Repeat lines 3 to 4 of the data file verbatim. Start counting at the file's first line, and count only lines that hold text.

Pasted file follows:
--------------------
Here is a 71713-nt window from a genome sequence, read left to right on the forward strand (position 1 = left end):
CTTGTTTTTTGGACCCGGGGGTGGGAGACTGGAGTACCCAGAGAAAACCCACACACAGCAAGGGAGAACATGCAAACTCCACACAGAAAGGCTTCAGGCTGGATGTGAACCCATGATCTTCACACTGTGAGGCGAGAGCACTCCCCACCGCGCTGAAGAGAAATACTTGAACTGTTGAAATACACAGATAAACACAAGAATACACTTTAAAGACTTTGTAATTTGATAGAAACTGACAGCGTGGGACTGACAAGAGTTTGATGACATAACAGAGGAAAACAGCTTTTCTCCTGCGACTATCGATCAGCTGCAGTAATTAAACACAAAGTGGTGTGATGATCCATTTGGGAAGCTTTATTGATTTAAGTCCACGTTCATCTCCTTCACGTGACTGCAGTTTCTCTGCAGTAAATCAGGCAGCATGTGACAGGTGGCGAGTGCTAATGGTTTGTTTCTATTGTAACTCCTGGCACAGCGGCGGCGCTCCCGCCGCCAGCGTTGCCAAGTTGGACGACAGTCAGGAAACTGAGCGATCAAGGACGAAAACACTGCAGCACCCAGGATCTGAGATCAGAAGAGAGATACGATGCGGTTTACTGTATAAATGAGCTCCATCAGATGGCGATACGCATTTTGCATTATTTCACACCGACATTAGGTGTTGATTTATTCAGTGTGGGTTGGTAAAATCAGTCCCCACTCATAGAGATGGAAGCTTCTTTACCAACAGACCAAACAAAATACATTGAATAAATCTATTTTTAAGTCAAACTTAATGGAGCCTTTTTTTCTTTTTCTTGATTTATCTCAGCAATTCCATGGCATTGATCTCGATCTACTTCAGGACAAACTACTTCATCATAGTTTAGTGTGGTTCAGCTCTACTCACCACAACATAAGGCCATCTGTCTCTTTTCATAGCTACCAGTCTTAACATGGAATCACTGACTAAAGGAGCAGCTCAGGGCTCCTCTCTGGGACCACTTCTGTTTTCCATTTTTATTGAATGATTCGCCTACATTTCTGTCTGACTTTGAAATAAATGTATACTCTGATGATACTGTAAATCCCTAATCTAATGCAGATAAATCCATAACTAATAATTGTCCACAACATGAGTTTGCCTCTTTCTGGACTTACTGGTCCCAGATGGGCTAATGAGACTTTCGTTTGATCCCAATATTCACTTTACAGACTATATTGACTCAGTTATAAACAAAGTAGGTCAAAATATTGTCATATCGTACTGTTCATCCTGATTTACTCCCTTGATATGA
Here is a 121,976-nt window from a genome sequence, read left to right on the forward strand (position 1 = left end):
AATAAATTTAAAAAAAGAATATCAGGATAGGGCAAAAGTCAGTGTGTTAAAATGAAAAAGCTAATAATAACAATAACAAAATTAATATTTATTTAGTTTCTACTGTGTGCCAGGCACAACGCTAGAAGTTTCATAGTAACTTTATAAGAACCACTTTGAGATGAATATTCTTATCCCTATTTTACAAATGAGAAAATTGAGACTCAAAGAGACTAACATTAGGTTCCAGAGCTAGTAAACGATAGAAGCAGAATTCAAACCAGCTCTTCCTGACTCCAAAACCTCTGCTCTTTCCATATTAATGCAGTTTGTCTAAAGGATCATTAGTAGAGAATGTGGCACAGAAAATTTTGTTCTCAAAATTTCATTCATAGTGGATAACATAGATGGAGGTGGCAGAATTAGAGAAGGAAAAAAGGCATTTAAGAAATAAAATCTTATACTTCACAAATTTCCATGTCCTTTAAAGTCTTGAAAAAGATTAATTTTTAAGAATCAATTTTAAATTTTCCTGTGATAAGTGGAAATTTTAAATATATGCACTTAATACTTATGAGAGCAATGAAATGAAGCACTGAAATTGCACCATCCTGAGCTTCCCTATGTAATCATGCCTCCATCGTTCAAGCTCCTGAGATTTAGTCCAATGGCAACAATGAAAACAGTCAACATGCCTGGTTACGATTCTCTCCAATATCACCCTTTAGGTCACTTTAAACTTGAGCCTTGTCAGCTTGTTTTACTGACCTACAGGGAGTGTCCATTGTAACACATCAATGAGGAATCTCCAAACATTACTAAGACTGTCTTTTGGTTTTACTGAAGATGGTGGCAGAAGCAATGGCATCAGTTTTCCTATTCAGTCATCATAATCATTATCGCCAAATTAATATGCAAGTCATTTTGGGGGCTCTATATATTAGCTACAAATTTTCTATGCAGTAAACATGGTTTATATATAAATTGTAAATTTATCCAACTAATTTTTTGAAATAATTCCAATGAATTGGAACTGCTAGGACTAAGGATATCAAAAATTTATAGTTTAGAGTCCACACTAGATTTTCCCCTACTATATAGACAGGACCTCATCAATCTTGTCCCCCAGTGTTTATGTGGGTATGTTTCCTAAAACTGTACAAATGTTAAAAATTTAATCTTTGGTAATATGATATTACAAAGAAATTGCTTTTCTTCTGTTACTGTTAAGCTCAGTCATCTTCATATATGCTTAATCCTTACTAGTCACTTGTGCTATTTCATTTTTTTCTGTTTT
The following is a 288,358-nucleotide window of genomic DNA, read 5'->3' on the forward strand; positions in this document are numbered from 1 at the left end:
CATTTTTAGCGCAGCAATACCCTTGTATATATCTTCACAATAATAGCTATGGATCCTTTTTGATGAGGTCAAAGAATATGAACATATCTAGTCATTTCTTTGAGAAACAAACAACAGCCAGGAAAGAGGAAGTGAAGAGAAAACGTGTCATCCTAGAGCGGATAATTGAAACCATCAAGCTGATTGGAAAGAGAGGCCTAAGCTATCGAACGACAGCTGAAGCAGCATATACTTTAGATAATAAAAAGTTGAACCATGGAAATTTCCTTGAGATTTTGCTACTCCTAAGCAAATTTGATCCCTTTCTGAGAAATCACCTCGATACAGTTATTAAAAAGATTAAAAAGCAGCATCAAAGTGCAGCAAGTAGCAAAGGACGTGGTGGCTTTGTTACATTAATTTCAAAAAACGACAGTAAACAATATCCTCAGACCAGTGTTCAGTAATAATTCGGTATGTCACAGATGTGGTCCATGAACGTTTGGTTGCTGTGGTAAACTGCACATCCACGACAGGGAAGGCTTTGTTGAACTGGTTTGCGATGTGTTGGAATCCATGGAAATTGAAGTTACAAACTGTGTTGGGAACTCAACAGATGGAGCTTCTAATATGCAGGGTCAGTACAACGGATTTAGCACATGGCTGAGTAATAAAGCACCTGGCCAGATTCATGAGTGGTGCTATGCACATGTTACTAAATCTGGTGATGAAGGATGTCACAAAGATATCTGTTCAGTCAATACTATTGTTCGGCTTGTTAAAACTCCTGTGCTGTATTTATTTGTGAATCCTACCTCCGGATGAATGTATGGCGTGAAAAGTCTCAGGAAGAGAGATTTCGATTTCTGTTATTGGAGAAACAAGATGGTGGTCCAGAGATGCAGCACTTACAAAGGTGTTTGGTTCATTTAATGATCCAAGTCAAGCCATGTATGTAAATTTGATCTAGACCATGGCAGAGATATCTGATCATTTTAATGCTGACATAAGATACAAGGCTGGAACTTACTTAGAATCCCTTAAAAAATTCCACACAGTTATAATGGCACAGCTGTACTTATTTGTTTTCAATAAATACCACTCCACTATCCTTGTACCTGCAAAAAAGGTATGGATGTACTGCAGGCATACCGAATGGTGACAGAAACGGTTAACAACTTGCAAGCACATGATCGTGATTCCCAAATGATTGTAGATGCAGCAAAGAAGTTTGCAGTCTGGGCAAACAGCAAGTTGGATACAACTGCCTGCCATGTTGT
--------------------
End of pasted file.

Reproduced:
Here is a 121,976-nt window from a genome sequence, read left to right on the forward strand (position 1 = left end):
AATAAATTTAAAAAAAGAATATCAGGATAGGGCAAAAGTCAGTGTGTTAAAATGAAAAAGCTAATAATAACAATAACAAAATTAATATTTATTTAGTTTCTACTGTGTGCCAGGCACAACGCTAGAAGTTTCATAGTAACTTTATAAGAACCACTTTGAGATGAATATTCTTATCCCTATTTTACAAATGAGAAAATTGAGACTCAAAGAGACTAACATTAGGTTCCAGAGCTAGTAAACGATAGAAGCAGAATTCAAACCAGCTCTTCCTGACTCCAAAACCTCTGCTCTTTCCATATTAATGCAGTTTGTCTAAAGGATCATTAGTAGAGAATGTGGCACAGAAAATTTTGTTCTCAAAATTTCATTCATAGTGGATAACATAGATGGAGGTGGCAGAATTAGAGAAGGAAAAAAGGCATTTAAGAAATAAAATCTTATACTTCACAAATTTCCATGTCCTTTAAAGTCTTGAAAAAGATTAATTTTTAAGAATCAATTTTAAATTTTCCTGTGATAAGTGGAAATTTTAAATATATGCACTTAATACTTATGAGAGCAATGAAATGAAGCACTGAAATTGCACCATCCTGAGCTTCCCTATGTAATCATGCCTCCATCGTTCAAGCTCCTGAGATTTAGTCCAATGGCAACAATGAAAACAGTCAACATGCCTGGTTACGATTCTCTCCAATATCACCCTTTAGGTCACTTTAAACTTGAGCCTTGTCAGCTTGTTTTACTGACCTACAGGGAGTGTCCATTGTAACACATCAATGAGGAATCTCCAAACATTACTAAGACTGTCTTTTGGTTTTACTGAAGATGGTGGCAGAAGCAATGGCATCAGTTTTCCTATTCAGTCATCATAATCATTATCGCCAAATTAATATGCAAGTCATTTTGGGGGCTCTATATATTAGCTACAAATTTTCTATGCAGTAAACATGGTTTATATATAAATTGTAAATTTATCCAACTAATTTTTTGAAATAATTCCAATGAATTGGAACTGCTAGGACTAAGGATATCAAAAATTTATAGTTTAGAGTCCACACTAGATTTTCCCCTACTATATAGACAGGACCTCATCAATCTTGTCCCCCAGTGTTTATGTGGGTATGTTTCCTAAAACTGTACAAATGTTAAAAATTTAATCTTTGGTAATATGATATTACAAAGAAATTGCTTTTCTTCTGTTACTGTTAAGCTCAGTCATCTTCATATATGCTTAATCCTTACTAGTCACTTGTGCTATTTCATTTTTTTCTGTTTT